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Discussion Starter · #14 ·
Thanks everyone for your knowledge. I'll definitely keep an eye on the stem. I think if it were my commuter bike (which sometimes takes a beating) I'd definitely swap it out. The bike it's on is a SS resto-mod that I treat with kid-gloves as it is. I'll be thinking about it each time I get out of the saddle for a while, though. :)
 

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I have to disagree with the above information, and suggest that this mis-match has more potential to cause a handlebar failure than a stem failure. I don't think it's uncommon for folks to 'convince' handlebars into stubborn quill stems by spreading them, and I really don't see this in itself as being a significant concern. However, If you are clamping a handlebar with a clamp that was built for a smaller diameter (tighter internal curvature), then it's going to exert unequal pressure on the bar, including point stresses at the sharp edges of the clamp (near the bolt). It's the point stresses, when used over time that would cause me the most fear.

A proper fitting stem/bar combo will distribute the squeezing force consistently around the handlbar without adding any sections of either less or more pressure. It's no different than spoke tension in a wheel. A poorly built wheel will last 'some' time, but can't be trusted to be long-term trouble free because the forces aren't even thoughout. I believe that it's no different with stems and bars. I just bought and installed a new nitto stem to go with my new 26mm bars for this exact reason. Everywhere I looked I found the same advice..."Don't do it!"

-Jeremy
 

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Discussion Starter · #16 ·
I came across posts similar to the ones you mention. It makes sense, but with the stem/bar combo I have, the only real issue I had was negotiating the bar bends through the stem. Once I got the top into the stem it was snug, but was able to rotate. The only real difference was that when I tightened the stem, I didn't need to tighten the bolt quite as far to hold the bars securely in place.

I'm not saying your advice is wrong, but in my case it didn't seem like there was enough force involved to distort the bars. But I'm certainly no engineer or metallurgist, I'm just describing the process I went through.
 

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"Didn't need to tighten the bolt quite as far" is indicative of the points of increased pressure. It's not necessarily going to 'cut into' the handlebar and cause a tearing failure, so expecting to see something clearly off isn't very realistic. My thought would be the aluminum soda can analogy. It holds, and seems fine, right up to the point that something (little) unsettles the structural integrity, and suddenly collapses. It's up to you, of course, but not believing in something doesn't make you immune to damage from it. Best of luck though either way. I hope for your sake that the majority of the advice on this topic is wrong.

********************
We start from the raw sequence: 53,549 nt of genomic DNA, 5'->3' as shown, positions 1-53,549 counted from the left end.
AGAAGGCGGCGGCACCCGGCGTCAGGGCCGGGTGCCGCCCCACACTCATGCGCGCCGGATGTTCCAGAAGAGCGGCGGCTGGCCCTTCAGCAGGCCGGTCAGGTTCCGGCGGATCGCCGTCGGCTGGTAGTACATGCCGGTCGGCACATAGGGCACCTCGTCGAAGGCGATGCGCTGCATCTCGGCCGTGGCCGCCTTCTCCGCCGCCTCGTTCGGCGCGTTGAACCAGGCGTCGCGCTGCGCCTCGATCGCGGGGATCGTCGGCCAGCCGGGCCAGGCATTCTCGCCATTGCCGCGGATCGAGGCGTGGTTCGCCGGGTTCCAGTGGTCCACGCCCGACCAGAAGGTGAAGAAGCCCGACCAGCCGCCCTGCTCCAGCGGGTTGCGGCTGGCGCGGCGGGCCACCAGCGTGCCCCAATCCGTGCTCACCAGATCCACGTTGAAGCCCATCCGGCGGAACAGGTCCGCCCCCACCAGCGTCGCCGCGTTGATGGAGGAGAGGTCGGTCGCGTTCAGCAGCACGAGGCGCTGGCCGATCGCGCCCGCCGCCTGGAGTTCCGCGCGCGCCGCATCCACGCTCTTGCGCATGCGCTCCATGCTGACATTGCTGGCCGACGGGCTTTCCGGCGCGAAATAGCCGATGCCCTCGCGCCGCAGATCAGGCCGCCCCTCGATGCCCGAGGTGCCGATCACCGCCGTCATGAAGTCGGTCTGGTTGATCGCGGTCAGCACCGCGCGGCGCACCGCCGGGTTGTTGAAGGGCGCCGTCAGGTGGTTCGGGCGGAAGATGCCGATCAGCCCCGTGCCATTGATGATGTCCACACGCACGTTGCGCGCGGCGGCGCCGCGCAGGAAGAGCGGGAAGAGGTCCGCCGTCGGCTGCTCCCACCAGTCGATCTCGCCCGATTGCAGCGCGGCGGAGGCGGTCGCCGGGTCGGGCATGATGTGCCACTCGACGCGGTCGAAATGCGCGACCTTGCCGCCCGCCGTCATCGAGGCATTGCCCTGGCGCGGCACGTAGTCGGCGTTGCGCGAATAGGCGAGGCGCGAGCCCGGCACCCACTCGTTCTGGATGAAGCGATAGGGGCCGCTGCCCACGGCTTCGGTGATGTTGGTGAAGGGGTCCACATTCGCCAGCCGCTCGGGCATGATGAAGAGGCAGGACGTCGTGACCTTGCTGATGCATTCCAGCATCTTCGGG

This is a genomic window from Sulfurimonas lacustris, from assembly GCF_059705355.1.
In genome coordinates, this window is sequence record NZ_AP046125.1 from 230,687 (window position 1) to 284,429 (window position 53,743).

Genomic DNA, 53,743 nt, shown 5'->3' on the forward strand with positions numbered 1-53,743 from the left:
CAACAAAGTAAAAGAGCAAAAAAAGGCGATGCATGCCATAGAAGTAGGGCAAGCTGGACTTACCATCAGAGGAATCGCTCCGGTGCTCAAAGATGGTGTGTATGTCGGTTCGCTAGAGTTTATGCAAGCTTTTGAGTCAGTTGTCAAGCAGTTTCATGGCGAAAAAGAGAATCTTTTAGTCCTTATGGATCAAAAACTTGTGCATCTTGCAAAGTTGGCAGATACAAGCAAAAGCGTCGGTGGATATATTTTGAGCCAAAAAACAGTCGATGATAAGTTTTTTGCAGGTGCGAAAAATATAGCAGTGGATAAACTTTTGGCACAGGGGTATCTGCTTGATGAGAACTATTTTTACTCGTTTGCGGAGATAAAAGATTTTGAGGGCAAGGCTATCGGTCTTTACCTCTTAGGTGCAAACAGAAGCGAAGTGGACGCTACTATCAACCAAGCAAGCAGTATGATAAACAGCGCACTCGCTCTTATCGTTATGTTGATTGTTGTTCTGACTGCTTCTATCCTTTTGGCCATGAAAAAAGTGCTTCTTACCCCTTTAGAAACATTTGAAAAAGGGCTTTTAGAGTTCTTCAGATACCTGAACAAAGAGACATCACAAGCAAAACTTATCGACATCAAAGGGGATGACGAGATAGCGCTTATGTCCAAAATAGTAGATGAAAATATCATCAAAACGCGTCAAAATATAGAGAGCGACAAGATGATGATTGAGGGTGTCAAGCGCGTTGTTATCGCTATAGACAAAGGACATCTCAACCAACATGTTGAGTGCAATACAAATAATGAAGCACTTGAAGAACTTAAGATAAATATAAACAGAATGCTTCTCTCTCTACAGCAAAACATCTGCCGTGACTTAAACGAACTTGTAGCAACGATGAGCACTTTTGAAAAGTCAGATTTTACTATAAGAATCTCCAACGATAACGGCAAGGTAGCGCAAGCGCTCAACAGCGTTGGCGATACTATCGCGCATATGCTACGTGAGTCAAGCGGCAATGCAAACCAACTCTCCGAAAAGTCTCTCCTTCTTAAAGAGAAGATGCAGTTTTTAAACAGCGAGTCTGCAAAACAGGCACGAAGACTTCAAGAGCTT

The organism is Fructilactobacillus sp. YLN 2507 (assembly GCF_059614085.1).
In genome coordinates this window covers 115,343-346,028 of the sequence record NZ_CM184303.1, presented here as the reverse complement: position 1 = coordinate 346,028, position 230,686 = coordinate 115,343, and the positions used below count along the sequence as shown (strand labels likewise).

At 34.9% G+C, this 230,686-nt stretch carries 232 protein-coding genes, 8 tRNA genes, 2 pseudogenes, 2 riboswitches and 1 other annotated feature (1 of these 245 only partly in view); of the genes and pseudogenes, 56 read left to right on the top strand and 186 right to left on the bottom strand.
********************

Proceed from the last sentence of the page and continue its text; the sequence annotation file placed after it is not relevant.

-Jeremy
 

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Well, I've used mismatched stem/handlebar combos for a few decades - touring, commuting, racing, etc (Both road & mtb) with no problems, so my comments come from experience.

But, in all of my applications very high quality and expensive stems and handlebars were used (Cinelli, TTT, Salsa, Nitto, etc.). So, the question might be, do you trust Kalloy and Dimension stuff when used in compromised ways?
 

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Discussion Starter · #19 ·
Well, I've used mismatched stem/handlebar combos for a few decades - touring, commuting, racing, etc (Both road & mtb) with no problems, so my comments come from experience.

But, in all of my applications very high quality and expensive stems and handlebars were used (Cinelli, TTT, Salsa, Nitto, etc.). So, the question might be, do you trust Kalloy and Dimension stuff when used in compromised ways?
Probably as much as I would have trusted the 30 year old bars and stem that came off the bike. :)
 

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Probably as much as I would have trusted the 30 year old bars and stem that came off the bike. :)
Your answer has nothing to with the question. The 30 year old stuff was installed as intended and you replaced them; and the Kalloy & Dimension stem/bar, which are entry level components with limitations, aren't, and you're using them.